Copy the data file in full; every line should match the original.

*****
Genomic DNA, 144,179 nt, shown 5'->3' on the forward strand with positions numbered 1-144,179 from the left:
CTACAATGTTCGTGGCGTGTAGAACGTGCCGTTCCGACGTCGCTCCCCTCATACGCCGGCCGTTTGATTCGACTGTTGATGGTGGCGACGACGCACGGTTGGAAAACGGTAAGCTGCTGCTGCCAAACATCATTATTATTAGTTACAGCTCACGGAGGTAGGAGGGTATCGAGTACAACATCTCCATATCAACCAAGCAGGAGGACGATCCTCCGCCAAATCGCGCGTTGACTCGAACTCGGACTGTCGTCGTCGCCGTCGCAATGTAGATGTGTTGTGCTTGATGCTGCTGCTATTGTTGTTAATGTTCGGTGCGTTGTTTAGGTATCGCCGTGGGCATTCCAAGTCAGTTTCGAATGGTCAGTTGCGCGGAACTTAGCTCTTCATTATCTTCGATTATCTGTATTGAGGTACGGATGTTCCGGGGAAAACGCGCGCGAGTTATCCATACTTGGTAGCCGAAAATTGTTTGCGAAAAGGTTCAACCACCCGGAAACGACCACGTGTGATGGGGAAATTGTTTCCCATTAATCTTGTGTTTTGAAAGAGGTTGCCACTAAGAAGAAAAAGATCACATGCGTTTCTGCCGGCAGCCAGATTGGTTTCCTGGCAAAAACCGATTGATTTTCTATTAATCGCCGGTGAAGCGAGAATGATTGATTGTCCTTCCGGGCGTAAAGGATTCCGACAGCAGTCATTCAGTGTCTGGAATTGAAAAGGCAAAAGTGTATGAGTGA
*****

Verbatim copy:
Genomic DNA, 144,179 nt, shown 5'->3' on the forward strand with positions numbered 1-144,179 from the left:
CTACAATGTTCGTGGCGTGTAGAACGTGCCGTTCCGACGTCGCTCCCCTCATACGCCGGCCGTTTGATTCGACTGTTGATGGTGGCGACGACGCACGGTTGGAAAACGGTAAGCTGCTGCTGCCAAACATCATTATTATTAGTTACAGCTCACGGAGGTAGGAGGGTATCGAGTACAACATCTCCATATCAACCAAGCAGGAGGACGATCCTCCGCCAAATCGCGCGTTGACTCGAACTCGGACTGTCGTCGTCGCCGTCGCAATGTAGATGTGTTGTGCTTGATGCTGCTGCTATTGTTGTTAATGTTCGGTGCGTTGTTTAGGTATCGCCGTGGGCATTCCAAGTCAGTTTCGAATGGTCAGTTGCGCGGAACTTAGCTCTTCATTATCTTCGATTATCTGTATTGAGGTACGGATGTTCCGGGGAAAACGCGCGCGAGTTATCCATACTTGGTAGCCGAAAATTGTTTGCGAAAAGGTTCAACCACCCGGAAACGACCACGTGTGATGGGGAAATTGTTTCCCATTAATCTTGTGTTTTGAAAGAGGTTGCCACTAAGAAGAAAAAGATCACATGCGTTTCTGCCGGCAGCCAGATTGGTTTCCTGGCAAAAACCGATTGATTTTCTATTAATCGCCGGTGAAGCGAGAATGATTGATTGTCCTTCCGGGCGTAAAGGATTCCGACAGCAGTCATTCAGTGTCTGGAATTGAAAAGGCAAAAGTGTATGAGTGA